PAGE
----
State funerals are events usually reserved for really important figures in Ghanaian society such as heads of state, but on Friday that honour was bestowed upon a murdered young soldier named Captain Maxwell Mahama, with the event broadcasted nationally and watched by Ghanaians worldwide online. So what did the young soldier do to deserve such an honour? Did he give his life protecting others? No. He was given the honour of state burial because he was brutally murdered by a mob who mistook him for an armed robber.
Now Captain Mahama is not the first person to have been accused of armed robbery and then subsequently murdered. In Ghana, an accusation like that usually carries a swift death sentence at the hands of a mob if the police are not at hand. And this is also NOT the first time pictures or videos have surfaced on social media depicting what I’ve described above. Mob justice in Ghana has a long history. As a young child I remember people running out with sticks and stones and whatever they could use as weapons when they heard kronfour! (thief). Whether you were guilty or not made scant difference. A painful death is certain if the police do not intervene, and when they do intervene, in most cases it is to recover a dead body.
Like many Ghanaians, I was enraged when I heard and saw what had happened to the captain. That someone had been murdered again by a baying mob in such a brutal manner and wondered how long such atrocities would go on in the country. But I would later feel conflicted by the blatant hypocrisy I was witnessing in the aftermath of Captain Mahama’s murder, and this is why – the media attention that the murder garnered, and Ghanaians’ reaction to it. It seems like Ghanaians couldn’t comprehend that something so terrible should happen to a man who was serving his country. Especially one with a wife and two young kids. In fact, pictures of Mahama’s family were heavily circulated on social media and across national media platforms in Ghana, as if to drive home the horror of what had befallen the captain. Numerous GoFundMe pages were set up to raise money for his young family left behind, and the Ghanaian government not only posthumously promote Mahama to Major but they also set up a GH¢500,000 trust fund to look after his family, with the president of Ghana Nana Akufo Addo publicly donating GH¢50,000 of his own money to the trust fund.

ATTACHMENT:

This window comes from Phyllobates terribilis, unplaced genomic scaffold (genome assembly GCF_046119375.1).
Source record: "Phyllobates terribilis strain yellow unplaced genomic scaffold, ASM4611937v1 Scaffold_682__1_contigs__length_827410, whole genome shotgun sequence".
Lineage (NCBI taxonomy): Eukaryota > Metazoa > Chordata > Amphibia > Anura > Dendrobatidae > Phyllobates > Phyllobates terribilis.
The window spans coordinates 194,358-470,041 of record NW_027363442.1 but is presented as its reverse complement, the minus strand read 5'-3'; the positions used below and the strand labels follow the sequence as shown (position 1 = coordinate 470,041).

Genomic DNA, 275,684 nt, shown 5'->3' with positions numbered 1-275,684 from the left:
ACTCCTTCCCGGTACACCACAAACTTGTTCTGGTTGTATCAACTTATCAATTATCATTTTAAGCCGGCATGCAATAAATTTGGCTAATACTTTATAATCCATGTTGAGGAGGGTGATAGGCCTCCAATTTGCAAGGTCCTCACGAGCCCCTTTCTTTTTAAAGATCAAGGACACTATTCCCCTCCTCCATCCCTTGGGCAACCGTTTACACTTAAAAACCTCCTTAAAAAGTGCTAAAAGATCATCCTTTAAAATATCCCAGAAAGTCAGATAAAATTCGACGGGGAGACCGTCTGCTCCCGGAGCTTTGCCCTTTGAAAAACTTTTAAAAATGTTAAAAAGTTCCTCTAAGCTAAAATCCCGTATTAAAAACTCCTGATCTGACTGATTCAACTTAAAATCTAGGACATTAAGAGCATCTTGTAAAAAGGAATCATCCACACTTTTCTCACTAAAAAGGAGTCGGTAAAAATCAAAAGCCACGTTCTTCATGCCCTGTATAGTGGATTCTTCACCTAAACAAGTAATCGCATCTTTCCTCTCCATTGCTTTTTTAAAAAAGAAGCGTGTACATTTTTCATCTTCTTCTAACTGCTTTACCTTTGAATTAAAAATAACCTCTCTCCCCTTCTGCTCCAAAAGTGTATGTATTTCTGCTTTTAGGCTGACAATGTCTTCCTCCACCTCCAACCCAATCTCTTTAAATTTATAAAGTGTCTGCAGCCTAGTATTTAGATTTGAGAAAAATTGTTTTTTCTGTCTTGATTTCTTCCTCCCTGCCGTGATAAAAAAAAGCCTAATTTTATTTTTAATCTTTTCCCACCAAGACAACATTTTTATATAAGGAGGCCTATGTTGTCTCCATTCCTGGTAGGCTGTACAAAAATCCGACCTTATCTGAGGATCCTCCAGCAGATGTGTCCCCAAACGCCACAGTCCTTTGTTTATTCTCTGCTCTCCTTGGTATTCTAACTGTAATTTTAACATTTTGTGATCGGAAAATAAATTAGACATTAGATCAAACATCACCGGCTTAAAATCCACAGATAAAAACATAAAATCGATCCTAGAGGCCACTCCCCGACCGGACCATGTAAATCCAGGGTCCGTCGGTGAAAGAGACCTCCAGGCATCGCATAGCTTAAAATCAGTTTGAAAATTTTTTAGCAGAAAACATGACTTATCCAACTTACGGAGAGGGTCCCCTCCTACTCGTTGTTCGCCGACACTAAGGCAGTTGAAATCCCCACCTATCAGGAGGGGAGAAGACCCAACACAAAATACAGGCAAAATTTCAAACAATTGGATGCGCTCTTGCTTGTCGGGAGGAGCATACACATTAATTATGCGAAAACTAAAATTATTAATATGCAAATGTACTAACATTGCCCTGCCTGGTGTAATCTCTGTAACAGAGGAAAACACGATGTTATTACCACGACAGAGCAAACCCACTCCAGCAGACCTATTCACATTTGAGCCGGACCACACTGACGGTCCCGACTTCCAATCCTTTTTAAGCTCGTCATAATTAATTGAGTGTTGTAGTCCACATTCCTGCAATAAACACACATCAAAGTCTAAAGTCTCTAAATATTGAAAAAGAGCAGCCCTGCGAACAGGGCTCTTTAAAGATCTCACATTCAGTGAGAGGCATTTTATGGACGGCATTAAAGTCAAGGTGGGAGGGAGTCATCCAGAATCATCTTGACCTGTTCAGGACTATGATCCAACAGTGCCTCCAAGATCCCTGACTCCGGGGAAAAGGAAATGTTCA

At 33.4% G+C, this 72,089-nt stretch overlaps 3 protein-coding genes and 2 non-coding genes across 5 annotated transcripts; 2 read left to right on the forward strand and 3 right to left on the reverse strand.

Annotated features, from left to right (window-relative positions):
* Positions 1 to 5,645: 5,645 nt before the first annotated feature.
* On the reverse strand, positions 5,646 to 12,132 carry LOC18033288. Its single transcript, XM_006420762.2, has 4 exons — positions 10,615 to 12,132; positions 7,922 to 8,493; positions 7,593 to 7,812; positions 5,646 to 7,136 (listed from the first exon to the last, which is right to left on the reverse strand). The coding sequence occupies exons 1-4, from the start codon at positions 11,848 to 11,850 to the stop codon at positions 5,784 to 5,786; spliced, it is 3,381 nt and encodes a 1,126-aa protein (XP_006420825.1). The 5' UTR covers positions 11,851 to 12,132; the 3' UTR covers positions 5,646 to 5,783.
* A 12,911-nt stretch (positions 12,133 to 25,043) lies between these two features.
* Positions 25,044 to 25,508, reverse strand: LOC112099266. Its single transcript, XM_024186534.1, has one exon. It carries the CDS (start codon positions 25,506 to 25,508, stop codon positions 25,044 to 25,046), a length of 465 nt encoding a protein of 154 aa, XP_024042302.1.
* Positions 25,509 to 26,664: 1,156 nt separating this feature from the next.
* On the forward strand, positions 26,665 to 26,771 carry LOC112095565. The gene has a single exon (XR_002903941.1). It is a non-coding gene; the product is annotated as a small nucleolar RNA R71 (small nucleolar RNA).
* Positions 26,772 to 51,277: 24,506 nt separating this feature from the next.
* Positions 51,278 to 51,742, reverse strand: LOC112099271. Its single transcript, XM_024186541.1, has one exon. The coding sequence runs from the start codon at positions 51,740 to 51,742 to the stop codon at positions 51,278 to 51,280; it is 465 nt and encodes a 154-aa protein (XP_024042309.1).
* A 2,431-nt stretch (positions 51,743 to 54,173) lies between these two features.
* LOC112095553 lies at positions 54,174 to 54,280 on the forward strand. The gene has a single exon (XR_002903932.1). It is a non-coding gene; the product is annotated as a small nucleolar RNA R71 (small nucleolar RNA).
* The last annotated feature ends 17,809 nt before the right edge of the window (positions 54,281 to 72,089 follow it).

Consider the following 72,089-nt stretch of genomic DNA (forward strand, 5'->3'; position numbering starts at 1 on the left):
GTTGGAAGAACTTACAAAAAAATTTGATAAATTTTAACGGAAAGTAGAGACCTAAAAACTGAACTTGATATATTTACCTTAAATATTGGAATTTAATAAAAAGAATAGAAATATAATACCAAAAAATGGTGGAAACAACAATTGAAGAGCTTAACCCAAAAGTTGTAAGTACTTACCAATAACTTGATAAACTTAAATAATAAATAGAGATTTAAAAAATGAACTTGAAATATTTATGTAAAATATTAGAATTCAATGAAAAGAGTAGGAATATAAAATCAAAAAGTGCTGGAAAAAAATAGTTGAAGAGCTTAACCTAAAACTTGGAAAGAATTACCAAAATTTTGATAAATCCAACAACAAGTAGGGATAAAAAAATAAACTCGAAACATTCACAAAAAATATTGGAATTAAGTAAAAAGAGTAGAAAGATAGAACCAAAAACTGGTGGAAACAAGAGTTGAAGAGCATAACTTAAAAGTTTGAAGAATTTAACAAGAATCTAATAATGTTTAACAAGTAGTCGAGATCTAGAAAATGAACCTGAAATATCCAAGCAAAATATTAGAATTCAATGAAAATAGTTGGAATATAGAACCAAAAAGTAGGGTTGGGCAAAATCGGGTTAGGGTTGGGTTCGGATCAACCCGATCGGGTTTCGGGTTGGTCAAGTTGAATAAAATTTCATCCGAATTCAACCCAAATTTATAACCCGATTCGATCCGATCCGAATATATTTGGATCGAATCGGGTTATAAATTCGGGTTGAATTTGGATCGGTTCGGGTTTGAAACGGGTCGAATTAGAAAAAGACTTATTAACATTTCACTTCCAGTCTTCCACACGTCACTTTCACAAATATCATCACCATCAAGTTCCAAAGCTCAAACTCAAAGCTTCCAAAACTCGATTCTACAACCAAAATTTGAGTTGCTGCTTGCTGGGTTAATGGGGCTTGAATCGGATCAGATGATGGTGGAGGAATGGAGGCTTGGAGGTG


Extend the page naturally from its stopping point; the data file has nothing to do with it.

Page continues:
Now don’t get me wrong, this is a fantastic response but what I was conflicted with was the fact
that other victims of mob justice in Ghana never received this kind of celebrity attention, generosity and sympathy from the media and the wider Ghanaian public. How many times have we seen pictures and videos on social media of people who were lynched in Ghana because they were suspected of being thieves? Did we care about those people? Did the media give those victims and their family any publicity to highlight their tragedy? Who circulated pictures of the families who were robbed of their loved ones? Where are their GoFundMe pages? Where are the trust funds from the government to help take care of the families they left behind? In fact two days after the murder of Captain Mahama, a man was also set upon and beaten to death by a mob in Krono Odumasi in the Ashanti region. His crime? He was suspected of stealing a mobile phone! Who cried for this man? Where was the media outcry and the public outrage over his death?
It makes one wonder – did Captain Mahama’s death matter more because he was soldier and also a relative to former president Mahama? Is that why there was such a huge public outcry? Then by that reasoning his life was worth more than others who have died at the hands of violent mobs in Ghana. Did those who wept and mourned for him and his family also cry for other victims who had died in the same way previously? Why was he given a state funeral and the countless others weren’t? Were their lives not as important? As he was laid to rest on Friday, his family echoed the publics’ call for a monument to be resurrected in his memory, because in their words, they wanted him to remembered as a hero. But as unpleasant and harsh as the truth might be, Captain Mahama was not a hero. Who did he die protecting? He was an innocent man who was brutally murdered. Yet a monument is be resurrected in his name to remind Ghanaians of that terrible event on May 29th 2017.
If we as Ghanaians are attaching such weight and importance to the death of Captain Mahama, but not to others who have died like him, then what does that say about us as a society? That your death matters only if your someone in society? When have we heard of Ghana police arresting people involved in lynching so quickly? Yet in Captain Mahama’s case those suspected of taking part have been arrested and charged with murder! Why is there justice for Captain Mahama but not for others? Will the proposed monument bear the names of those who have also been violently killed by mobs in Ghana? Had Captain Mahama been an ordinary citizen , would the reaction to his death be the same? The terribly sad answer is probably no.
By Yaa Nyarko (@yaa_fremah)